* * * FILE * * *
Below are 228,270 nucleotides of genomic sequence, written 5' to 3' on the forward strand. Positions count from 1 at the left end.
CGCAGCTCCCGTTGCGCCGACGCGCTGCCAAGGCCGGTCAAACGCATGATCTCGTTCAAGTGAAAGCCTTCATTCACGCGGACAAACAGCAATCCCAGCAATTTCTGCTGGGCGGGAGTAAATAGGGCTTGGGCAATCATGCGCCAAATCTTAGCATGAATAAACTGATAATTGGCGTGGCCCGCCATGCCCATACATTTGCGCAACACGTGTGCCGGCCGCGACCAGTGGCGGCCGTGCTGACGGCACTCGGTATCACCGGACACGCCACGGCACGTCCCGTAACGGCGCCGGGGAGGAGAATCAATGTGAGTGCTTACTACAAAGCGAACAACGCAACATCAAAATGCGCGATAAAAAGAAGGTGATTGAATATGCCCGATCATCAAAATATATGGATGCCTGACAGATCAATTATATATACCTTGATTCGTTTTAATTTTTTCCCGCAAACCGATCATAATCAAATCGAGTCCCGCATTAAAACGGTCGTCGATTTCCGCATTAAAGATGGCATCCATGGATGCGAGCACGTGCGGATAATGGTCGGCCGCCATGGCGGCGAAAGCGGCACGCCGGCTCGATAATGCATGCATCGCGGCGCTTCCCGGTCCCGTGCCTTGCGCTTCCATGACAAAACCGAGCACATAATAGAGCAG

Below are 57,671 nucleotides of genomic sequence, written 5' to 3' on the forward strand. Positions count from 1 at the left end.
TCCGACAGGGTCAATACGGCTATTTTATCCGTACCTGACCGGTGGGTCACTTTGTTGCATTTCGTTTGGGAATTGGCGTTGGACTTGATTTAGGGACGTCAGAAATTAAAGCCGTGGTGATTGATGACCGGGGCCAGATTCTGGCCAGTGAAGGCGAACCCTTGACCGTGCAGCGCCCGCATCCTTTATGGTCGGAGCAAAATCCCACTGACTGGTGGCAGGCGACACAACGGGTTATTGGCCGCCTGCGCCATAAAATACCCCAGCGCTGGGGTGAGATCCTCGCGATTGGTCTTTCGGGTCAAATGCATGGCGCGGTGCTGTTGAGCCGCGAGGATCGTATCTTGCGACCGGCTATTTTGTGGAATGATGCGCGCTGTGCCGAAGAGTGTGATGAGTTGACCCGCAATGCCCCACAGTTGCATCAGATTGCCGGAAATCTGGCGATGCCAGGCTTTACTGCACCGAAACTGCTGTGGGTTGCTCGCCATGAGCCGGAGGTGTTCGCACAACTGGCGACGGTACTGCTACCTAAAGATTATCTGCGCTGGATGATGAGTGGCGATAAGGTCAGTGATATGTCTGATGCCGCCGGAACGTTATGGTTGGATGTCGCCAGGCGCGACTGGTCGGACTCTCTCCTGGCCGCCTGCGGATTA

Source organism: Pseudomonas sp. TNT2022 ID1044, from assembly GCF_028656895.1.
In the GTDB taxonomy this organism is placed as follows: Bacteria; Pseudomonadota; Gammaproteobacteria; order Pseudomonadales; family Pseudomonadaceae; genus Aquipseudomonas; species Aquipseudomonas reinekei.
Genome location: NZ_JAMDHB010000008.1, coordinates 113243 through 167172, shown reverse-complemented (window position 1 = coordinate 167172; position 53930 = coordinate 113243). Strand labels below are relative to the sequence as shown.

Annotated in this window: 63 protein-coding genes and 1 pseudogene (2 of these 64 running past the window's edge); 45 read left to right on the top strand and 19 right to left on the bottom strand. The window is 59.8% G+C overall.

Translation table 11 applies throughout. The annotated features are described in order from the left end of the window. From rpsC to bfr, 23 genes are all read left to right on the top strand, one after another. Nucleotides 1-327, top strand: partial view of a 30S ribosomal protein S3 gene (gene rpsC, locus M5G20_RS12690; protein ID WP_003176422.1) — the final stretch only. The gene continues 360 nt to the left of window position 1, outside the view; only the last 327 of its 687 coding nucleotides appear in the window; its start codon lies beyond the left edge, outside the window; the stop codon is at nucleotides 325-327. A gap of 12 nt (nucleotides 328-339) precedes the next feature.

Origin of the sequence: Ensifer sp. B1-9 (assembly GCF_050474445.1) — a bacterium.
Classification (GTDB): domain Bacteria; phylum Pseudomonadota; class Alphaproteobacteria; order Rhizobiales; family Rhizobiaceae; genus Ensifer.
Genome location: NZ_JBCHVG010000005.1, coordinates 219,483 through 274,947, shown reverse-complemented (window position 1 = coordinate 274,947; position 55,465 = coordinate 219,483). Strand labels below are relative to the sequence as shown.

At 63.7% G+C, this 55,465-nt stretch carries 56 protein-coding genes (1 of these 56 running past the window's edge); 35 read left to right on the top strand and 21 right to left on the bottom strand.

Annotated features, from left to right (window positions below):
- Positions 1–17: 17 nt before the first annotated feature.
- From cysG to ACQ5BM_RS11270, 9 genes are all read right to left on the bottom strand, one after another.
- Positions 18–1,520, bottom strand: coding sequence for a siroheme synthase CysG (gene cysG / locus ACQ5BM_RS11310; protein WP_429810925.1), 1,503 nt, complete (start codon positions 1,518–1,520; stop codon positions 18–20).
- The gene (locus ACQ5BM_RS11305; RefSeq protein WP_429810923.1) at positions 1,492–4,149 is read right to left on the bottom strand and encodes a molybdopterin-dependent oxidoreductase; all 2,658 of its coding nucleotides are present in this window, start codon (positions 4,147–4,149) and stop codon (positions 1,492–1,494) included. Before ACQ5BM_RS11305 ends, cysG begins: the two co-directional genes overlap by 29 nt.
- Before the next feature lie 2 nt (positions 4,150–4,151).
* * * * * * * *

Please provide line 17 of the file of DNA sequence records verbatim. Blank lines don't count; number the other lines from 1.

- Positions 18–1,520, bottom strand: coding sequence for a siroheme synthase CysG (gene cysG / locus ACQ5BM_RS11310; protein WP_429810925.1), 1,503 nt, complete (start codon positions 1,518–1,520; stop codon positions 18–20).